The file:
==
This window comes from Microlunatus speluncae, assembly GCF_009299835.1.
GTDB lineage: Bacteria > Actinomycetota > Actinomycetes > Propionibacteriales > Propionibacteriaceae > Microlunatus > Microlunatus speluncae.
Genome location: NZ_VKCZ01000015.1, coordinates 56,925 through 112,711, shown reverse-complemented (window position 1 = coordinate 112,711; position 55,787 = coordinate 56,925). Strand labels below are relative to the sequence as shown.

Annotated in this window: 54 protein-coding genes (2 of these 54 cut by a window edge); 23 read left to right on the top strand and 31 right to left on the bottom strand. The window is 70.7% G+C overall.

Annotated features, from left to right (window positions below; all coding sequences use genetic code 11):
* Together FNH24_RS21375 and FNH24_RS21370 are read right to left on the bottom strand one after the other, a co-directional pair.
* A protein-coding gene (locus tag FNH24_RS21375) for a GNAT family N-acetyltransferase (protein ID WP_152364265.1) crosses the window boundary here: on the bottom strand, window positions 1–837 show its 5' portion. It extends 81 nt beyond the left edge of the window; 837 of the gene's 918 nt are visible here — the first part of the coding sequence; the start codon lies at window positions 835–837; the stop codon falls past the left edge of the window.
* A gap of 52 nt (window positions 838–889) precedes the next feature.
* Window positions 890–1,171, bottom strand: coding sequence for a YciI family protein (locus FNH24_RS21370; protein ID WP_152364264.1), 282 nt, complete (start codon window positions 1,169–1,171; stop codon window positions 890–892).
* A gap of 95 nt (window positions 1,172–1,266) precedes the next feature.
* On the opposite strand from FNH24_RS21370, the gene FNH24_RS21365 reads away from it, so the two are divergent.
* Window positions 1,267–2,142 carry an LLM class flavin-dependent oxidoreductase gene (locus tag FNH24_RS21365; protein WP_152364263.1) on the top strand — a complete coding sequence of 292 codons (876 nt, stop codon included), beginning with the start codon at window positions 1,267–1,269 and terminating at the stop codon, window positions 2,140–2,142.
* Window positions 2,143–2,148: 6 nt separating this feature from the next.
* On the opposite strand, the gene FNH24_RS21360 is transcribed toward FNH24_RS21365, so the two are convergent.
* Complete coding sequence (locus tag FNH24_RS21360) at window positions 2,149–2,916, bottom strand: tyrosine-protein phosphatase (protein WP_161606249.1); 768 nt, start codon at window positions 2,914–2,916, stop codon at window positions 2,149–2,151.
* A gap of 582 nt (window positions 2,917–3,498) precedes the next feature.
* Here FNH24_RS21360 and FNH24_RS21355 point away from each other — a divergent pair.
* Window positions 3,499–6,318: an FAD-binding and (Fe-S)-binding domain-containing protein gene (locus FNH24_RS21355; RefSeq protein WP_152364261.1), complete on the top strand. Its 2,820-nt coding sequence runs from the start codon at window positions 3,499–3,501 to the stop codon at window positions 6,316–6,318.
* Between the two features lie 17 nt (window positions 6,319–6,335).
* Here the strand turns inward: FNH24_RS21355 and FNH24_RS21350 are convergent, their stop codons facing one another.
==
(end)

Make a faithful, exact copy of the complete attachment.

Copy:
This window comes from Microlunatus speluncae, assembly GCF_009299835.1.
GTDB lineage: Bacteria > Actinomycetota > Actinomycetes > Propionibacteriales > Propionibacteriaceae > Microlunatus > Microlunatus speluncae.
Genome location: NZ_VKCZ01000015.1, coordinates 56,925 through 112,711, shown reverse-complemented (window position 1 = coordinate 112,711; position 55,787 = coordinate 56,925). Strand labels below are relative to the sequence as shown.

Annotated in this window: 54 protein-coding genes (2 of these 54 cut by a window edge); 23 read left to right on the top strand and 31 right to left on the bottom strand. The window is 70.7% G+C overall.

Annotated features, from left to right (window positions below; all coding sequences use genetic code 11):
* Together FNH24_RS21375 and FNH24_RS21370 are read right to left on the bottom strand one after the other, a co-directional pair.
* A protein-coding gene (locus tag FNH24_RS21375) for a GNAT family N-acetyltransferase (protein ID WP_152364265.1) crosses the window boundary here: on the bottom strand, window positions 1–837 show its 5' portion. It extends 81 nt beyond the left edge of the window; 837 of the gene's 918 nt are visible here — the first part of the coding sequence; the start codon lies at window positions 835–837; the stop codon falls past the left edge of the window.
* A gap of 52 nt (window positions 838–889) precedes the next feature.
* Window positions 890–1,171, bottom strand: coding sequence for a YciI family protein (locus FNH24_RS21370; protein ID WP_152364264.1), 282 nt, complete (start codon window positions 1,169–1,171; stop codon window positions 890–892).
* A gap of 95 nt (window positions 1,172–1,266) precedes the next feature.
* On the opposite strand from FNH24_RS21370, the gene FNH24_RS21365 reads away from it, so the two are divergent.
* Window positions 1,267–2,142 carry an LLM class flavin-dependent oxidoreductase gene (locus tag FNH24_RS21365; protein WP_152364263.1) on the top strand — a complete coding sequence of 292 codons (876 nt, stop codon included), beginning with the start codon at window positions 1,267–1,269 and terminating at the stop codon, window positions 2,140–2,142.
* Window positions 2,143–2,148: 6 nt separating this feature from the next.
* On the opposite strand, the gene FNH24_RS21360 is transcribed toward FNH24_RS21365, so the two are convergent.
* Complete coding sequence (locus tag FNH24_RS21360) at window positions 2,149–2,916, bottom strand: tyrosine-protein phosphatase (protein WP_161606249.1); 768 nt, start codon at window positions 2,914–2,916, stop codon at window positions 2,149–2,151.
* A gap of 582 nt (window positions 2,917–3,498) precedes the next feature.
* Here FNH24_RS21360 and FNH24_RS21355 point away from each other — a divergent pair.
* Window positions 3,499–6,318: an FAD-binding and (Fe-S)-binding domain-containing protein gene (locus FNH24_RS21355; RefSeq protein WP_152364261.1), complete on the top strand. Its 2,820-nt coding sequence runs from the start codon at window positions 3,499–3,501 to the stop codon at window positions 6,316–6,318.
* Between the two features lie 17 nt (window positions 6,319–6,335).
* Here the strand turns inward: FNH24_RS21355 and FNH24_RS21350 are convergent, their stop codons facing one another.